2 An exacerbation is like an acute illness superimposed on a chronic one
3 An exacerbation is always a “crisis” Worsens old symptoms or produces new onesInvolves a choice to treat or notDisrupts the status quoProduces a ripple effect for the individual & familyElicits strong emotions in all concernedNormal grievingAnxietyAngerGuiltHas an uncertain outcome
4 Implications for daily life Major life activities are interrupted.Cognitive changes may appear or worsen during an exacerbation, even early in the disease.People are greater risk for depression during exacerbations, even early in the disease.Corticosteroids can affect mood and cognition.The individual may be called upon to make decisions when least able to.
5 Not all exacerbations are alike Clinically-isolated syndromeFirst clinical attack with confirmed diagnosisSecond clinical attackSubsequent attacks
6 Clinically-isolated syndrome Has more meaning for the clinician than the patientMRI findings vs. symptomsPoses difficult treatment choicesInitiating treatment begins the adaptation processRedefining the self and the familyAcknowledging uncertainty and unpredictabilityDeclining treatment increases future riskFamily members may not be in agreement
7 First clinical event with confirmation of dx Diagnosis is confirmed but most symptoms remit“I can beat this if I just try hard enough!”“I’ll be the lucky one.”“It was probably nothing.”“The doctor has made a mistake.”“I don’t need to start treatment yet.”Although this kind of denial can be very adaptive at the moment of crisis, it may interfere with a person’s ability to make appropriate treatment decisions and sets the person up for feelings of guilt and failure when the disease progresses.
8 Denial is aided and abetted by family, friends, and colleagues “I’m so glad you’re better.”“You look just like your old self again.”“We knew you could beat this.”“You couldn’t possible have MS.”“Why would you want to start taking shots?”These comments reflect people’s need to reassure themselves as much as the person with MS.
9 The second exacerbation can be devastating “I guess I really do have MS.”“I guess the doctor was right after all.”“I’m going to end up in a wheelchair.”“Life will never be the same.”“No one will want me.”“There go my dreams for….”People begin to acknowledge the end of life as they knew it and the beginning of life with a chronic disease.
10 Searching for an explanation of the unexplainable Taking blame“I must have done something really bad to deserve this.”“I guess I didn’t try hard enough.”“I wasn’t strong enough to fight this.”“I must have too much stress in my life.”Mommy—did I make you sicker?”Being blamed“What did you do/not do to make this happen to you?”“This is God’s plan for me.”There is a tendency for people to blame themselves and/or be blamed by others; the need for education is paramount.
11 Starting a disease-modifying therapy Starting treatment = admitting the diagnosisInjecting a medication is a frequent reminder of disease, but doesn’t make the person feel better or promise a positive outcomeAn individual never really knows whether the medication is workingDisease-modifying therapies are expensiveFamily members still may not be in agreement.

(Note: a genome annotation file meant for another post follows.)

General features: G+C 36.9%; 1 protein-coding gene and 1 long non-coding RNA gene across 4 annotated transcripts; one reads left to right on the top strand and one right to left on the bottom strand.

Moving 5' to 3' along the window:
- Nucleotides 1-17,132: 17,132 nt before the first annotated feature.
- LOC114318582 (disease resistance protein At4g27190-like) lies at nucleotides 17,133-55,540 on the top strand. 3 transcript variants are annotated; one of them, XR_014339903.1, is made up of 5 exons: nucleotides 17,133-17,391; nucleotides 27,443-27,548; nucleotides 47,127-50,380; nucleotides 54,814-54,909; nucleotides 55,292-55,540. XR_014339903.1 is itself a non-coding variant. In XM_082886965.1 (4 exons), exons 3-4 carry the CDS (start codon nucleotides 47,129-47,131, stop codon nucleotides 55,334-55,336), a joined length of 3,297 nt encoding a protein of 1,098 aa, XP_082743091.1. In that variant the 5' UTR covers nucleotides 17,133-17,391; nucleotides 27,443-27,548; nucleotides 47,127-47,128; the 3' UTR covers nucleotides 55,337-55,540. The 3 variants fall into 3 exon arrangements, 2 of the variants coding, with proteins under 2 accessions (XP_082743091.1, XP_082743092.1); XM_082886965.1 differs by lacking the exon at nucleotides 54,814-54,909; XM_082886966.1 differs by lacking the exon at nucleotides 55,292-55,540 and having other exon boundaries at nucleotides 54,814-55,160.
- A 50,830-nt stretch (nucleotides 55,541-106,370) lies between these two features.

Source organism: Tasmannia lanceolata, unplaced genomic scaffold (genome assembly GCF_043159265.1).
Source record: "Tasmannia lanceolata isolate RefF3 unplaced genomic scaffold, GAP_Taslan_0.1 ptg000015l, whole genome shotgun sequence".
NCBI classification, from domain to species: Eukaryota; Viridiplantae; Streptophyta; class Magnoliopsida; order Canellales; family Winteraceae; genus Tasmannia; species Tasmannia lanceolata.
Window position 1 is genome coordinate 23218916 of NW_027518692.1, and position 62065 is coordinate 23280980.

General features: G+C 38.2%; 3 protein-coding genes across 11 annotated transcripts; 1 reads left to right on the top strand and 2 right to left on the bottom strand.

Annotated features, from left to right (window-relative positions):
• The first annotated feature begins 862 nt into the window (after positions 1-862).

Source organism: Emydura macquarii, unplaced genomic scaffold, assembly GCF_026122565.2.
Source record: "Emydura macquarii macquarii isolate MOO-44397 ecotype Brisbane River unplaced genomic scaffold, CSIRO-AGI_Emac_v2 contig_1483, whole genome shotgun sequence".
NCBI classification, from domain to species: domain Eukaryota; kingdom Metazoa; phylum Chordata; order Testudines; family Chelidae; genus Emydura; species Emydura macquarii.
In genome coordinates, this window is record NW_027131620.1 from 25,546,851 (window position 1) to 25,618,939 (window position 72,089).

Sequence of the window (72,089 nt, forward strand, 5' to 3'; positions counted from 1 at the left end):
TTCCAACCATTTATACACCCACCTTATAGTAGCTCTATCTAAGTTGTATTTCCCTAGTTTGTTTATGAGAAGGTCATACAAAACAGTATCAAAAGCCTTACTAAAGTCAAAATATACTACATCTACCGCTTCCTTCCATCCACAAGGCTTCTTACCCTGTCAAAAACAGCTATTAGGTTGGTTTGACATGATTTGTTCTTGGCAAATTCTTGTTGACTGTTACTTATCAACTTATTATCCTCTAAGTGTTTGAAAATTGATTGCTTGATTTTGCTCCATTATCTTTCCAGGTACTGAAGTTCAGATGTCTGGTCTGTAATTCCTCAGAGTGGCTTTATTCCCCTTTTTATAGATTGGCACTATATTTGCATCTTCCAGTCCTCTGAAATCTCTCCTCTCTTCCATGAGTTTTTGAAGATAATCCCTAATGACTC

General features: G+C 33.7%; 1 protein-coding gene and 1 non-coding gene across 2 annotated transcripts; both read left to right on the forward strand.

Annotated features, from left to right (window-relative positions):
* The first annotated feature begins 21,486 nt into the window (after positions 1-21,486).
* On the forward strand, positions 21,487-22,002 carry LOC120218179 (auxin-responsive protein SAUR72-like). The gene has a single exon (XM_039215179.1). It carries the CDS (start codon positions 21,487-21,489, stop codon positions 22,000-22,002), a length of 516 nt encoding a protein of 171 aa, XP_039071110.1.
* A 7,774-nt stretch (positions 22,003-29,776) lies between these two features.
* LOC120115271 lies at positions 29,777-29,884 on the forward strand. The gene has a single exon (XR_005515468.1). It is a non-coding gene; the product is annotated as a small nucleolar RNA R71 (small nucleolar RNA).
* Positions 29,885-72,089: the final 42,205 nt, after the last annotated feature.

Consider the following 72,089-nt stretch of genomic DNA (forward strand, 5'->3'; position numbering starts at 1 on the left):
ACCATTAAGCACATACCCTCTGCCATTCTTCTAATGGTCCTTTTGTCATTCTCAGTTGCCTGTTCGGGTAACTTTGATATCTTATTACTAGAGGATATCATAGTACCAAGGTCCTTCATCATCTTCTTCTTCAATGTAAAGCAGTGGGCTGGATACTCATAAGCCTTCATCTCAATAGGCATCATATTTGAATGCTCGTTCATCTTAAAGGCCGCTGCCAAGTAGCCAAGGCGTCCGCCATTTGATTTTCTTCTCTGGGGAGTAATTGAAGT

12 Other exacerbations thereafter Struggling to feel control over the unpredictableWaiting to see “what will be taken away next”Making difficult decisions about treatmentChange doctorsAlter disease-modifying therapy: switch, combine, discontinueTurn to miracle “cures”Facing difficult lifestyle decisions/re-defining self, control, independenceMaking accommodations/using adaptive devicesMaking changes at home and workFamily members still may not be in agreement
13 Reactions of People with MS and Their Family Members Anxiety—common reaction to unpredictability and loss of controlAnger—common reaction to unpredictability and loss of controlGuilt—relating to “not pulling one’s own weight” and to angry feelings that have no acceptable outletGrief—normal reaction to change and lossEach in his/her own way, and in his/her own time—challenging family communication and shared problem-solving
14 Emotional Impact on the family CouplesCommunicationImpacted by emotional issues, coping styles, cognitive sxIntimacyImpacted by caregiving activities/role changes, sexual dysfunctionShared-problem solvingImpacted by communication issues, cognitive sx, depressionCommunication, intimacy, and shared problem-solving are threatened just when they are most needed
15 Impact on the family, cont’d ChildrenConcerns about sx/hospitalizations/medicationsEasy targets for parents’ emotional overloadIncreased responsibilitiesParentsAnxiety over adult children’s self-care
16 “The Very Nervous System” In a small study of children who have a parent with MS, a common response to the question “How can you tell a person has MS?” was “It makes mom very cranky.” Here’s one child’s depiction.
17 Recommended interventions Provide education about disease activity/progressionScreen for depression; cognition dysfunctionDiscuss treatment plan: short-, long-termProvide emotional supportHelp patients mobilize resourcesEncourage effective planning/problem-solving
18 National MS Society Resources for Patients My Life, My MS, My Decisions (www.nationalMSsocidty.org/mylifemymsmydecisions). Online classes to help people boost their decision-making power.Teaming Up with Your Healthcare ProvidersNavigating the Medication MazeConsidering Clinical TrialsAchieving Optimal WellnessKnowledge is Power A free, at-home, six-part educational series for people newly diagnosed with MS